Does Halo have what it takes to become a superpower dog? Interview with handler Cat Labrada

We have been following Halo’s progress for four months now, so it’s time to catch up with her handler, Miami-Dade fire captain Cat Labrada, to see how Halo’s training is coming along and whether she has what it takes to be a superpower dog… 

 

How is Halo doing, and has she achieved any new milestones?

She’s good! She’s doing stuff on the rubble pile now, learning how to run on the rubble with her agility and it’s coming along really well! Imagine a mound of broken-up concrete; in some places it’s 1.8 metres (six foot) tall, and in others it’s three metres (ten foot) off the ground. Before, we only trained on the ground, running along the ground to the bark barrels [tubes that people hide in for Halo to locate] for the tug-toy.

But now she’s running across rubble, which is the agility aspect of her training, to get to somebody that has her tug-toy, so it’s just applying what she’s learned on the ground on to the rubble. 

Is there anything that she’s struggling with? 

The heat is a huge factor right now because it’s very hot here in Miami! It’s nearly 40 degrees Celsius (104 degrees Fahrenheit) and conditions are difficult for her. But she’s getting better at being able to save her energy. She gets a little worked up in the kennel.

I’m teaching her not to bark and expend all her energy in the kennel so that when she comes out she’s rested and fresh. 

Superpower dogs, halo, urban search and rescue, puppy training
Halo loves going to the lake and watching the ducks during her time off, it seems she enjoys her toy duck just as much!

 

What goals are you working towards? 

Now she’s working up on the rubble, she needs to use her nose more. We’ve been doing stuff blind and getting her to work it out – motivating her to want to use her nose more than her other senses.

We have scent tubes (known as bark barrels) that we put somebody in, on the pile or on the ground. We have a few of them and then she has to use her nose to figure out which one the person is in. In the beginning they will tell her by calling her, or show her by running away and getting in it. But then after a while of doing that, we progress to Halo having to find the person not knowing where they are hidden. She’s doing really well!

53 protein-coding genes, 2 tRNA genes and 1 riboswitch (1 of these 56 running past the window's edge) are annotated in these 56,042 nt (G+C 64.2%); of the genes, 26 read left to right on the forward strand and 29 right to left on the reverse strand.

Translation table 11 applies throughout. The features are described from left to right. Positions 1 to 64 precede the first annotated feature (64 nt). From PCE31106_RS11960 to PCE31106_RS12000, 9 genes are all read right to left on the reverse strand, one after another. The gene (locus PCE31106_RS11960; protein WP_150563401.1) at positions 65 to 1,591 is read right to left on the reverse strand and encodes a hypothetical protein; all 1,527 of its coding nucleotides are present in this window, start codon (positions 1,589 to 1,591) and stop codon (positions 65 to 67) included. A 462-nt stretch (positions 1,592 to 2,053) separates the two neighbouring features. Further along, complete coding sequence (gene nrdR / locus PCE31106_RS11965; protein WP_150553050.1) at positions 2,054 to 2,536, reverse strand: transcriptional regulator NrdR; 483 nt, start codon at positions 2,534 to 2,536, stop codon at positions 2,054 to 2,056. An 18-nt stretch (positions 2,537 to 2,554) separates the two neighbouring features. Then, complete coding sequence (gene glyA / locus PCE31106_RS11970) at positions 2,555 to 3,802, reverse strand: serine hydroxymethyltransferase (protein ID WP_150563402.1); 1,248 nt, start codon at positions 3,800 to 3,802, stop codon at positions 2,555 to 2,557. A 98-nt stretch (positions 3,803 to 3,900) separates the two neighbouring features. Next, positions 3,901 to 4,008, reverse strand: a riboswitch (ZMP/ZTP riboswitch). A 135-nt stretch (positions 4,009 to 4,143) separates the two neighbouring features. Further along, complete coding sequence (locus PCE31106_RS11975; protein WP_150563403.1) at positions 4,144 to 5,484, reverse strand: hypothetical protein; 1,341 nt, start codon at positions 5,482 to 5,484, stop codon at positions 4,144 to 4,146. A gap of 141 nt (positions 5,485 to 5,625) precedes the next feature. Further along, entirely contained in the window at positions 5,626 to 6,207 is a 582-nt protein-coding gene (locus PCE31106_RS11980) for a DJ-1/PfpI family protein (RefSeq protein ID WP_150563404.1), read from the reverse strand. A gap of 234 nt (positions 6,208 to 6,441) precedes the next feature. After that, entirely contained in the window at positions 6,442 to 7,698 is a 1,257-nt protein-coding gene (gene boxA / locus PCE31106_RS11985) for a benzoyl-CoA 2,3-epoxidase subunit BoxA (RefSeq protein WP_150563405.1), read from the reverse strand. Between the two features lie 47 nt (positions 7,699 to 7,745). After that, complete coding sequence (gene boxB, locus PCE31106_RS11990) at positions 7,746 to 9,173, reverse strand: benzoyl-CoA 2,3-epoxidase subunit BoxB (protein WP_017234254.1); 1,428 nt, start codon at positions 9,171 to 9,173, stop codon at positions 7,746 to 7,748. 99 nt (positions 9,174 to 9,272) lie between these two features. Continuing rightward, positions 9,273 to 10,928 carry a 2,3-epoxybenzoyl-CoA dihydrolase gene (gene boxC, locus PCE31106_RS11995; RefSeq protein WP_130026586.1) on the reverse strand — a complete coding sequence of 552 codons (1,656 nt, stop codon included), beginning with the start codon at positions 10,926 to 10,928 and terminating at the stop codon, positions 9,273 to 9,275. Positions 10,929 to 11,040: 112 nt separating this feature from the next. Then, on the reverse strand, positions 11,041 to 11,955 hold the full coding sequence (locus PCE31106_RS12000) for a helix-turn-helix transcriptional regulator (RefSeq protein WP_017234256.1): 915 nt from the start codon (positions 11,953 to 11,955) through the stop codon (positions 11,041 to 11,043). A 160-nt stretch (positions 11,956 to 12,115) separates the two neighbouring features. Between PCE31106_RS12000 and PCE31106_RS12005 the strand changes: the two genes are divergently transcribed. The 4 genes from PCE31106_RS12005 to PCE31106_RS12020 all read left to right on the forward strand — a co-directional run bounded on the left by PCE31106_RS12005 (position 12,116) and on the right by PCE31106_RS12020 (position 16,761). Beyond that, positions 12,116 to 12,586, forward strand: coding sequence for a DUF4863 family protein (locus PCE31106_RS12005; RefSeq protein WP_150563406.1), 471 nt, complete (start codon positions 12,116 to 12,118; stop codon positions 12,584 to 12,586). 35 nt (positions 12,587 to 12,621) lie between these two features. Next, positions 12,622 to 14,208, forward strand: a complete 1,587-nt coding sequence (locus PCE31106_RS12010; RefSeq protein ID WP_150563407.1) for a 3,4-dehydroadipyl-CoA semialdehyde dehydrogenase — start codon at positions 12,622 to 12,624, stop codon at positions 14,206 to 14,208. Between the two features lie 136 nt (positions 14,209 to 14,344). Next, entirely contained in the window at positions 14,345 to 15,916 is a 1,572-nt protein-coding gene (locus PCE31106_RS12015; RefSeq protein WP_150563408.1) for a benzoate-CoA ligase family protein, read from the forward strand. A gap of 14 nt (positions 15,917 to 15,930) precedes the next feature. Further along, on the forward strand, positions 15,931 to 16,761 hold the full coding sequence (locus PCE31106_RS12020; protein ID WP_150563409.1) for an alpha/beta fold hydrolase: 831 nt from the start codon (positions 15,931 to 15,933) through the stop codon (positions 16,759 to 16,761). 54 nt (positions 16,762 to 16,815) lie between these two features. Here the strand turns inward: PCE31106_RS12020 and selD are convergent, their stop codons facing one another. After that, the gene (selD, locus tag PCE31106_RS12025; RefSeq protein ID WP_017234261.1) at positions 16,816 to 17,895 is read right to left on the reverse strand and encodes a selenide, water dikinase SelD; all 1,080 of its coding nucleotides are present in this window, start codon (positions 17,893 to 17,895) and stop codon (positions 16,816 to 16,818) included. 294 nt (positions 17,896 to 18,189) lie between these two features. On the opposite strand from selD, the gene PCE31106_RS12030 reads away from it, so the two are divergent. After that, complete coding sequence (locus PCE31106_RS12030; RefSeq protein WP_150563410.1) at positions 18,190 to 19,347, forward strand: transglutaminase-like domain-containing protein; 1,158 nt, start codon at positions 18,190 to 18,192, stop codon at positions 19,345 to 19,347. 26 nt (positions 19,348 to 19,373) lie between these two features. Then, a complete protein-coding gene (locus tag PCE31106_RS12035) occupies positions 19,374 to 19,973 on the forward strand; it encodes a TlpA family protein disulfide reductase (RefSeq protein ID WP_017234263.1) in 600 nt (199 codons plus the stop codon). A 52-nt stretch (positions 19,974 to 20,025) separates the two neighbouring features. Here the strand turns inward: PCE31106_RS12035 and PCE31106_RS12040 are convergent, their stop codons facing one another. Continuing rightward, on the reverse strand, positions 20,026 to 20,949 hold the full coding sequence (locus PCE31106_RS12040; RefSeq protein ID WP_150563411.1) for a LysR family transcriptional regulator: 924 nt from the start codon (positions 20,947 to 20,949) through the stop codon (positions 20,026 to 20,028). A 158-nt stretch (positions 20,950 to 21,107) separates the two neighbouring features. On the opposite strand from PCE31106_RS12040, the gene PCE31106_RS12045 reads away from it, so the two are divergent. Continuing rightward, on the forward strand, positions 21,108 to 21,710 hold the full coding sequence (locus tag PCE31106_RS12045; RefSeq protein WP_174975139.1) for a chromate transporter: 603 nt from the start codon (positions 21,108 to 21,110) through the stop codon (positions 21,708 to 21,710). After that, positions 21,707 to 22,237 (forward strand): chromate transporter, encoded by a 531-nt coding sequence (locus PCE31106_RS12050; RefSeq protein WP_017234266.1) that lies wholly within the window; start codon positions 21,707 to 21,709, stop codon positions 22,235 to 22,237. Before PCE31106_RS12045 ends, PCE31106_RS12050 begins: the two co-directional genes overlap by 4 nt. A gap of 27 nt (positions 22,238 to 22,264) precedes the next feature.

We had somebody go in the tube and she sniffed them out – four tubes over I had put an open tin of cat food and she didn’t pay attention to that, so we are starting to add in lots of distractions as well. That’s huge, because when you get to a disaster site there are all kinds of distractions – refrigerators, bags of food, garbage – and you don’t want her to be more interested in those things than looking for a human! 

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Finally, how is Halo doing at home when she’s ‘off-duty’?

She’s still very mischievous and still very playful! She wants to play all the time – my other dog just ignores her! But she’s not as boisterous or in your face as much as she used to be; she’s got a lot better.

She has her moments but we work through it! I wish I had more time to train with Halo as the weather is so hot at the moment, but I’m enjoying it. We actually had a night training session the other day because it was a lot cooler then. 

About the film: 

Superpower Dogs is a forthcoming 3D live-action IMAX film that is unlike anything you’ve ever seen before. Through the magic of the giant screen, the movie and its accompanying exhibition, which is in collaboration with the California Science Centre, it will immerse you into the way that dogs think and work, and tell the incredible story of how man’s best friend is able to fight crime, save lives and put wrongs to right. 

 

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